There might be. Consult with an attorney
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You should consult an accountant about your tax status. This may work, but it is probably best to have a joint sponsor.
Alexus P. Sham email@example.com (917) 498-9009. The above information is only general in nature and does not constitute legal advice. It does not create an attorney-client relationship.
For purposes of the I-864, one important number is your adjusted gross income on your most recent tax return. Another important number is your current income. What you seem to be describing is not a way of changing your annual income, but rather a way of adjusting how much money you take home each pay period vs. when you file your tax return. I don't think that the plan you describe will help, but it's not quite clear. I suggest you consult with an immigration attorney about the issue.
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Talk with your accountant or payroll person to adjust your payroll deductions and consider a joint sponsor.
The answer provided here is general in nature and does not take into account other factors that may need to be reviewed for a more precise answer. You should consult with an immigration attorney before taking any action. The answer here is not intended to create an attorney-client relationship.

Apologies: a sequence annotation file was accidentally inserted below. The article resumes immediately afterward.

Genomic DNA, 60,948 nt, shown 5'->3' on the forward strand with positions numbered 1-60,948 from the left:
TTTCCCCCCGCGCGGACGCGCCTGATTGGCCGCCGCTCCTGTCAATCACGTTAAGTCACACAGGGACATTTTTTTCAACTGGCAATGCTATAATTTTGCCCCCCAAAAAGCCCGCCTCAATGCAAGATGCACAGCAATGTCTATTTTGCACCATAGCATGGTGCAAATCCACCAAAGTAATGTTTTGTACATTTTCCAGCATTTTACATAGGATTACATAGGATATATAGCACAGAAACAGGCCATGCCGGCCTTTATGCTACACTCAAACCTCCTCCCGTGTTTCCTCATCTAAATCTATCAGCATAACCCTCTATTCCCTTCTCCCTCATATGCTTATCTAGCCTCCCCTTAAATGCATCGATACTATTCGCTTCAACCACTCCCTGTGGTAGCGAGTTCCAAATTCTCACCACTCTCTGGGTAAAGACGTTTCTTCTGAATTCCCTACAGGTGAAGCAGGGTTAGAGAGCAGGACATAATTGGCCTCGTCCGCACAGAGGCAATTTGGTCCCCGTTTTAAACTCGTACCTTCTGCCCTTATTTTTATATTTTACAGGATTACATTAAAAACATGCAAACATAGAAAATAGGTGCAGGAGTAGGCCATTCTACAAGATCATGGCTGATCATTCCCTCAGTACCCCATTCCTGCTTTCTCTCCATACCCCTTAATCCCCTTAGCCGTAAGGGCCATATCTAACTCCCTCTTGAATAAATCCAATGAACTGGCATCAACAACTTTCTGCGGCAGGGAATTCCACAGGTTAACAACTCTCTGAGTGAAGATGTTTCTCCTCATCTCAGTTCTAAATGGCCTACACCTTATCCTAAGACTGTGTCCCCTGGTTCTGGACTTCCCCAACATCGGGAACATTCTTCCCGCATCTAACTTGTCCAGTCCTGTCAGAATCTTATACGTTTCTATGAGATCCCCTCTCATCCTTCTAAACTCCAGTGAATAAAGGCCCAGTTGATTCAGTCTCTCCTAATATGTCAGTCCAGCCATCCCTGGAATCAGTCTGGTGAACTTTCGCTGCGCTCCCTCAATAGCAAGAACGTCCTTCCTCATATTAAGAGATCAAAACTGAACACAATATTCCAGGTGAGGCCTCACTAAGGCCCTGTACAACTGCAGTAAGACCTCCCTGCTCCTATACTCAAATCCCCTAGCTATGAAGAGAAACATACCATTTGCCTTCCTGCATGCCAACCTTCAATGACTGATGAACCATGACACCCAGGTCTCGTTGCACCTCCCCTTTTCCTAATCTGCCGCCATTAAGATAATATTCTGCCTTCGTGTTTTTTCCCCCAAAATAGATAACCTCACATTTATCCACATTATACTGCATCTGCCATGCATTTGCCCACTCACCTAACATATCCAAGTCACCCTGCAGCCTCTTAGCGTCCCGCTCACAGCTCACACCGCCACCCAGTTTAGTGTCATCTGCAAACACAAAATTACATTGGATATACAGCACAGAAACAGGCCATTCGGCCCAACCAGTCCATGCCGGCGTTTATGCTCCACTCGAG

Net earning are not the focus. Adjusted gross earnings are the focus. If you are an employee, your gross earnings would count, so it does not matter if you change your deductions or not. You should be working with a licensed immigration attorney to get things right.
Call: 888.483.0311. Information provided is general in nature and is not legal advice to be relied upon for any particular matter.
No. That $8,000 is not additional income - it has already been subject to taxation. Making changes to your W4 so that less money is withheld will not affect anything expect your tax refund/bill at the end of the year.
*This is not intended as legal advice. Individuals should consult an attorney to review individual circumstances of their case.
1 Find a sponsor
2 Find an immigration attorney to assist you.
3. Changing what you are claiming will not help you.
The answer given does not imply that an attorney-client relationship has been established and your best course of action is to have legal representation in this matter.
Your income is calculated as your gross income and there is no way to increase it by adjusting your tax return or the number of dependents you claim. However, consider that any profit received from selling a car, house, etc. is also income, as well as any money received from gambling, investments, etc., as well as any money you received in large gifts or payments for "income" you've received that has not yet been taxed (this is often called getting paid "under the table").
If you claim any of the above as added income you will have to pay the taxes on that income, but it may put you over the threshold of being able to sponsor your husband. I hope this helps.